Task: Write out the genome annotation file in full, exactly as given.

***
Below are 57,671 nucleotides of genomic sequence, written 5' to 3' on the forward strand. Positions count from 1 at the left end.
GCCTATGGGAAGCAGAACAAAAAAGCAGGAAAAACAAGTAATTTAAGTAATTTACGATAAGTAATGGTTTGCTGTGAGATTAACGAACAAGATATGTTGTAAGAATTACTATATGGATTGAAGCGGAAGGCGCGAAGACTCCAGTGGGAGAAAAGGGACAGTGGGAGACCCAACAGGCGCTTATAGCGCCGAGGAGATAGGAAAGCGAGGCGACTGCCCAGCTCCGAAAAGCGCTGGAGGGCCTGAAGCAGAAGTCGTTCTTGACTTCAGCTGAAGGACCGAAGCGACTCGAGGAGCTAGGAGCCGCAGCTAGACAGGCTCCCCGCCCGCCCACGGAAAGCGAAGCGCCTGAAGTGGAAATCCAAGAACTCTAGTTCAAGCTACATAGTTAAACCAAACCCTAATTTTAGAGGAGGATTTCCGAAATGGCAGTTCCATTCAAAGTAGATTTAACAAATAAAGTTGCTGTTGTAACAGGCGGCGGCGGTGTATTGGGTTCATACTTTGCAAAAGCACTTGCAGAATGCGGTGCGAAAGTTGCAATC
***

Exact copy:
Below are 57,671 nucleotides of genomic sequence, written 5' to 3' on the forward strand. Positions count from 1 at the left end.
GCCTATGGGAAGCAGAACAAAAAAGCAGGAAAAACAAGTAATTTAAGTAATTTACGATAAGTAATGGTTTGCTGTGAGATTAACGAACAAGATATGTTGTAAGAATTACTATATGGATTGAAGCGGAAGGCGCGAAGACTCCAGTGGGAGAAAAGGGACAGTGGGAGACCCAACAGGCGCTTATAGCGCCGAGGAGATAGGAAAGCGAGGCGACTGCCCAGCTCCGAAAAGCGCTGGAGGGCCTGAAGCAGAAGTCGTTCTTGACTTCAGCTGAAGGACCGAAGCGACTCGAGGAGCTAGGAGCCGCAGCTAGACAGGCTCCCCGCCCGCCCACGGAAAGCGAAGCGCCTGAAGTGGAAATCCAAGAACTCTAGTTCAAGCTACATAGTTAAACCAAACCCTAATTTTAGAGGAGGATTTCCGAAATGGCAGTTCCATTCAAAGTAGATTTAACAAATAAAGTTGCTGTTGTAACAGGCGGCGGCGGTGTATTGGGTTCATACTTTGCAAAAGCACTTGCAGAATGCGGTGCGAAAGTTGCAATC